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Rees-Mogg against abortion even in rape cases

By Alessandra Rizzo, Political Reporter
Conservative MP Jacob Rees-Mogg, touted as a possible future party leader, has said he is "completely opposed" to abortion, including in cases of rape or incest.
In an interview that sparked an immediate backlash, the backbencher, a devout Catholic and father of six, also said he is opposed to same-sex marriage.Mr Rees-Mogg, dubbed the "MP for the 18th Century" for his unashamedly old-fashioned ways, has become an unlikely social media star in the summer, and has seen his popularity and profile rise.This week he topped a poll of Conservative supporters who named him the favourite to be next party leader.But he dismissed any talk of a bid: "Let me be absolutely clear: I'm not a candidate."There is not a vacancy. I fully support Theresa May and want her to continue. And I'm a backbench MP."However, it is his views on abortion that have drawn the most attention.Speaking on ITV's Good Morning Britain, he said: "I'm completely opposed to abortion. Life begins at the point of conception."
Rees-Mogg against abortion even in rape cases

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Jacob Rees-Mogg shared this photo of his new-born son on Instagram
He added: "With same-sex marriage, that is something that people are doing for themselves; with abortion it is something that is done to the unborn child."Asked if he was opposed to abortion in all circumstances, including rape and incest, he said: "Yes, I am. I'm afraid so."Life is sacrosanct and begins at the point of conception and I think it is wrong."He said he was expressing his personal opinion and that he would not stop a woman from having an abortion because it is allowed under British law.On same-sex marriage, Mr Rees-Mogg said: "I'm a Catholic and I take the teaching of the Catholic Church seriously in matters of faith and morals."Marriage is a sacrament and the decision of what is a sacrament lies with the church, not with Parliament."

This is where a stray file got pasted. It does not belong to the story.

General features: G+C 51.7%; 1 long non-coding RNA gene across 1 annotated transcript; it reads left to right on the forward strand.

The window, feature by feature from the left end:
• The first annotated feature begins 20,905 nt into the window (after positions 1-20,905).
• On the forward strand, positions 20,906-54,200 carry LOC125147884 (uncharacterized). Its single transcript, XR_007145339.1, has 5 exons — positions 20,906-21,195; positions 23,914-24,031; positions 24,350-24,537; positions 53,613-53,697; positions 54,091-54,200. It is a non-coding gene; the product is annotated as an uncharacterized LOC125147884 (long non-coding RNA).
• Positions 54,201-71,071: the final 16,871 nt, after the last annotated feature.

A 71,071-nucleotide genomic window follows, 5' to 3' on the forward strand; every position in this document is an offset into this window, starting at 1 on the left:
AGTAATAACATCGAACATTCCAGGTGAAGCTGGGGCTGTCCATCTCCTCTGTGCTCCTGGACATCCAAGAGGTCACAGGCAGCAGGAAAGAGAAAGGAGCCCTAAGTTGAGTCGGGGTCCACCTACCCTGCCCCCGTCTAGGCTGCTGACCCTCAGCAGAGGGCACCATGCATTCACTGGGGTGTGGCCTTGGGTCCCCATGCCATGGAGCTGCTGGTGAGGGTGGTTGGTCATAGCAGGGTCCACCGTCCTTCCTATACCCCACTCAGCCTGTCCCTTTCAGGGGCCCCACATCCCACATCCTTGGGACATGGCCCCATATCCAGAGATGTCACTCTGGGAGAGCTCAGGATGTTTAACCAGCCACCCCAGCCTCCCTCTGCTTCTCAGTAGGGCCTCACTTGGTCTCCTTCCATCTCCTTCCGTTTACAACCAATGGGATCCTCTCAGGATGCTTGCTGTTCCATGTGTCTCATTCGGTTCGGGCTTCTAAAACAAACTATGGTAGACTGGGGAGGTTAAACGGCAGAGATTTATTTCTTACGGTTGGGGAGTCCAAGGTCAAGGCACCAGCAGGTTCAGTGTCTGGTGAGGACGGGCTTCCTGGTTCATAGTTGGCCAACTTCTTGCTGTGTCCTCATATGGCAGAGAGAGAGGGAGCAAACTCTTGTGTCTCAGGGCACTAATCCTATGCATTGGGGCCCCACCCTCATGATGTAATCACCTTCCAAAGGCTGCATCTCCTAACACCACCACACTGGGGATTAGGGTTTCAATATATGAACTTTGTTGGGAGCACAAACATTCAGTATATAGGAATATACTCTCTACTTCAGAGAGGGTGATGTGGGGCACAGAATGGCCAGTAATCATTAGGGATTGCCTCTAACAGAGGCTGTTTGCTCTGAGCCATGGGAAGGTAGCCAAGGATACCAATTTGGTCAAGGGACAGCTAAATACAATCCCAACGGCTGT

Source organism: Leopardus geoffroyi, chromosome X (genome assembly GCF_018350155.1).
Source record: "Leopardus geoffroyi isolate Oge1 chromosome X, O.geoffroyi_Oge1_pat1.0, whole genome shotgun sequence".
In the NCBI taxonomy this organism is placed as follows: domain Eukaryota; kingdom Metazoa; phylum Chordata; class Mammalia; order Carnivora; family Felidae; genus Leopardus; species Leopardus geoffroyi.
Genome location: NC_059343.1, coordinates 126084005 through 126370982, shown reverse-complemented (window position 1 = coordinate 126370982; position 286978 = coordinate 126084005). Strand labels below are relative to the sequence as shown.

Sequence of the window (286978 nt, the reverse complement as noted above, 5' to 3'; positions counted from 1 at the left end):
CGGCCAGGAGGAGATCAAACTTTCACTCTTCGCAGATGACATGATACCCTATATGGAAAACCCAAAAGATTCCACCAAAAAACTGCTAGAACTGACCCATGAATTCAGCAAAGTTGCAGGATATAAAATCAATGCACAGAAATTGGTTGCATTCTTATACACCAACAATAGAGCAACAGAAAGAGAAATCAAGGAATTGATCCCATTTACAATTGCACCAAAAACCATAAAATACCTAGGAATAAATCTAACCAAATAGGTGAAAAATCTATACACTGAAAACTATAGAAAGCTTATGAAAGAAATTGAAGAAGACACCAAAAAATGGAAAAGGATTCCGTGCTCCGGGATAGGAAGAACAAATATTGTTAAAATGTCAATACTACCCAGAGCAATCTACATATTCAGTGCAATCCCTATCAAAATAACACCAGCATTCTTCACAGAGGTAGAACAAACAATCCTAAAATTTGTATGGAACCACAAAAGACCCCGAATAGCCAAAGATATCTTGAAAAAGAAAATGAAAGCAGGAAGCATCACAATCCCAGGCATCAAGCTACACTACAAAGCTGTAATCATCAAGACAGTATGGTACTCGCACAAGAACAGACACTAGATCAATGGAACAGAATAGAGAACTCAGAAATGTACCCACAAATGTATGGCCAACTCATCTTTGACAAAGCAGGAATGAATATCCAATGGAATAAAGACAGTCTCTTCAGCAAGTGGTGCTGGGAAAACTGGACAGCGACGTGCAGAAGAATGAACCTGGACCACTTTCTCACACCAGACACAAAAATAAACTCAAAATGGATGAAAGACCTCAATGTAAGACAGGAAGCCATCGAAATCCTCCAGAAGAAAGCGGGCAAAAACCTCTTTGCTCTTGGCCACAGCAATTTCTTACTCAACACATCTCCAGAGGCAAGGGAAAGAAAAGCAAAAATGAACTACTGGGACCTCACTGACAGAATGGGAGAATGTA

"I don't want to criticise people who lead lives that are different to mine, but equally I don't want to divert from the historic teaching of the Catholic Church."Yvette Cooper, Labour MP and chair of the Home Affairs Select Committee, said it was shocking such views would come from somebody seen as a potential Conservative party leader."The shocking thing is not really Jacob Rees-Mogg's personal views - he's entitled to them."The shocking thing is so many people in the Conservative Party seem to think he should be their next leader. I think that's an appalling thought."
Rees-Mogg against abortion even in rape cases

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The British Pregnancy Advisory Service (BPAS) said Mr Rees-Mogg's were "wildly at odds" with public opinion.It highlighted the decriminalisation earlier this year of abortion up to 24 weeks of pregnancy, and MPs' support for extending abortion access for women in Northern Ireland.Katherine O'Brien, head of policy research at BPAS, said: "We are a pro-choice country, we have a pro-choice Parliament. Rees-Mogg's stance on abortion is quite simply extreme and extremely out-of-touch."Mr Rees-Mogg has emerged as the grassroots favourite to succeed Mr May.The North East Somerset MP topped a survey of party supporters conducted by ConservativeHome, getting 23% of the vote.Brexit Secretary David Davis came in second with 15%. However, 19% ticked the "other" box.The poll of 1,309 people is seen as a reliable barometer of the grassroots mood, though it can also shift quickly.Mrs May has said she intends to lead the Tories at the next election in 2022, though some of her own MPs are sceptical.
news.sky.com
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